This has been a much better year than 2016 for me, and I’m feeling pretty positive about 2018 at the moment. It’s a good place to be.
“Ah, Cindy Sondheim, you should have lived in an earlier age. Things were simpler, less complicated. Do you know how many women had nervous breakdowns in the fourteenth century? Two.”
– Love at First Bite
Thanks for all the lovely pick-me-up comments yesterday, darlings. It was really nice to know how many of you have felt the same way – and as every last one of you have turned out amazing and unbelievably fabulous, I’m pretty sure I’ll be able to do the same with a bit more time, a few more naps, and much less stress.
Yesterday was beastly (if you couldn’t tell!). We’ve heard negatives on some of J.’s internship applications and are still waiting to hear back on others, which is almost more nerve wracking.
I had to hire a dozen students last minute and despite telling administration multiple times that we don’t have space for any more people, they were still shocked to discover that we didn’t have enough lockers or uniforms/gear for them. Unfortunately, the ones ending up looking foolish in this situation are your friendly neighborhood C. and Hennessy, who have to explain to several students why they have to cart a pile half as tall as me of gear home with them.
I barely averted a few violations that would have added up to potentially thousands of dollars in fines had I not caught them.
I’d only got four hours of sleep the night before.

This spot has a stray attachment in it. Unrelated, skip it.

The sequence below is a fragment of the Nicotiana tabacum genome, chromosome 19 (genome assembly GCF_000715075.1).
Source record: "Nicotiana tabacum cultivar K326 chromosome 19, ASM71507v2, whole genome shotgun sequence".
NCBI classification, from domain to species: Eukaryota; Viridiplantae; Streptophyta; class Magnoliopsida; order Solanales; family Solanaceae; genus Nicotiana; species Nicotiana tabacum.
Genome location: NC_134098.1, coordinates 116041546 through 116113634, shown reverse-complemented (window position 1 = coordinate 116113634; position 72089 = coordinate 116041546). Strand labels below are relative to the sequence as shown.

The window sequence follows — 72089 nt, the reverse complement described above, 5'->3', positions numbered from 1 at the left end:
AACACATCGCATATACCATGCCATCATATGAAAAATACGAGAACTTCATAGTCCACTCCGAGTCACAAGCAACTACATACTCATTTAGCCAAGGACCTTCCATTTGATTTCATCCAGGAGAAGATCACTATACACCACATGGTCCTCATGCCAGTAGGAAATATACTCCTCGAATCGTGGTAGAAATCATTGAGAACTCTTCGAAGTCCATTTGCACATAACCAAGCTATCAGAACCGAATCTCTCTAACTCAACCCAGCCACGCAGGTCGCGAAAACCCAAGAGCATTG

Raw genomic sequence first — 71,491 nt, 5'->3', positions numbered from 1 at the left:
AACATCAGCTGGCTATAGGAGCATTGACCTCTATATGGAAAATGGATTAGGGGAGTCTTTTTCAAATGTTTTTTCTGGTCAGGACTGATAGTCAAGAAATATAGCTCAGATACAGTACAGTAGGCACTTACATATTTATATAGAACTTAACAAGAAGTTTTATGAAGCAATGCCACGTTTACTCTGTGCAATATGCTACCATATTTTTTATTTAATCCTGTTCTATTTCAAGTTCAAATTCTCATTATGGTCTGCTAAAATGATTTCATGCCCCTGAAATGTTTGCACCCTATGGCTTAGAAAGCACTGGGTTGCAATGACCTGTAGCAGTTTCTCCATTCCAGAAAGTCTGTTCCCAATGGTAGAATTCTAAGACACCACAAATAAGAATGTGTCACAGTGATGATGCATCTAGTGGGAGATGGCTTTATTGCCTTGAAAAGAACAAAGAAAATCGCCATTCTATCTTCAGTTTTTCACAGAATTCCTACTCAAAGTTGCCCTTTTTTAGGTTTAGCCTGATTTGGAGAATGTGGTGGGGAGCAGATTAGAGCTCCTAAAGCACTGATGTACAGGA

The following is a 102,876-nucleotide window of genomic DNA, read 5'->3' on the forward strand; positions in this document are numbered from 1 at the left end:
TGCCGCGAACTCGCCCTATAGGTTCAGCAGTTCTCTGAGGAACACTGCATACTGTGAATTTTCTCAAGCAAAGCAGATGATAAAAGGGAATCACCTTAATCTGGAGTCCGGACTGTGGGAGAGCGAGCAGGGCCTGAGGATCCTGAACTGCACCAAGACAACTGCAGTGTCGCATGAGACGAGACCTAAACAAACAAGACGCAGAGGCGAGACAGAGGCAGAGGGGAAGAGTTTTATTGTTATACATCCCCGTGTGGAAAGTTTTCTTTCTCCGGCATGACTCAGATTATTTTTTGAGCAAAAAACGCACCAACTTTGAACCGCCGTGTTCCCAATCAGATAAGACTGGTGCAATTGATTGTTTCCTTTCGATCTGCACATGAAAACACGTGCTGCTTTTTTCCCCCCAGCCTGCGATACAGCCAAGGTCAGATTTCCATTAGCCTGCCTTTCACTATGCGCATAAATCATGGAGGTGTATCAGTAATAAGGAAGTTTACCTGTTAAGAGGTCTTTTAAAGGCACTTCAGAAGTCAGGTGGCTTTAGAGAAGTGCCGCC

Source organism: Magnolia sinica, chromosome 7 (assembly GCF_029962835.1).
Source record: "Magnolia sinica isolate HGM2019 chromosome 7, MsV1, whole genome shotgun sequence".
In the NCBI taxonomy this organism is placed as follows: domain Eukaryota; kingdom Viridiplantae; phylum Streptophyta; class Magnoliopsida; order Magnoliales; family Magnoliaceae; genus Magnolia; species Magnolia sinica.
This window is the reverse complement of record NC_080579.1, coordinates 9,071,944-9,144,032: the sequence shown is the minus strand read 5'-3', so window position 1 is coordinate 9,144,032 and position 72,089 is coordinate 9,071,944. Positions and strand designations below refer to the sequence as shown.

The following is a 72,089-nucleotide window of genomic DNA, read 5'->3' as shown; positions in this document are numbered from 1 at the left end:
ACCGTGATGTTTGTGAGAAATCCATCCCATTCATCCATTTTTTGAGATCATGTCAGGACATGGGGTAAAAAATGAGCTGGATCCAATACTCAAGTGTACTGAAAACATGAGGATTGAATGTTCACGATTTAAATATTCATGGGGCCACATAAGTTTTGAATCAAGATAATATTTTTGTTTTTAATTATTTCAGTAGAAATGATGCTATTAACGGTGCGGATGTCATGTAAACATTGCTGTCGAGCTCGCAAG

So, these and other factors combined into the perfect storm. Literally! Just as I was getting ready to go do the laundry run, a massive lightening and rain storm whipped up. You may recall how often it rains when I do the laundry run, it’s lately become the office joke. So when I ambled past Susie’s office to tell her I was heading out I glanced our her window and froze. It was pitch black outside and rain was lashing the pane.
I felt a helpless, hysterical giggle start bubbling up inside of me and a clapped a hand over my mouth to keep it in. But to no avail! Both Susie and Wise turned, saw the rain, and started chuckling. Then Chief poked his head around the corner and grumbled, “Have you done the laundry yet?”
That did it. I collapsed on Susie’s desk laughing (and nearly crying). She and Wise joined in, Chief stared at us a minute before retreating to the safety of his office. When I got home, I put on flannel pants, an oversized sweatshirt, pinned my hair up, and crawled into bed with a book.
“Why the HELL didn’t I continue with French?!”
“Why the CUSS didn’t I continue with French?”
“Well, you can take classes.”
“Yes but if I don’t do well, and I haven’t studied it for three years, it will affect my GPA which will affect my application. CUSS CUSS CUSS!”
– C. and J.
We all have them, but for about a month or so I’ve been going through a right awful funk. And although I wish I could say I’ve been keeping it under wraps, I’m afraid it’s been spilling over a bit. I’ve gotten noticeably sharp with people, even friends, short-tempered at work, and bitter about small things that have just seemed to mount on top of each other. It culminated last night in a meeting for J.’s new fraternity for accountants when I was exhausted and stressed. I tried to be funny but only succeeded in being rude, and collapsed in a sobbing pile of guilt when we got home.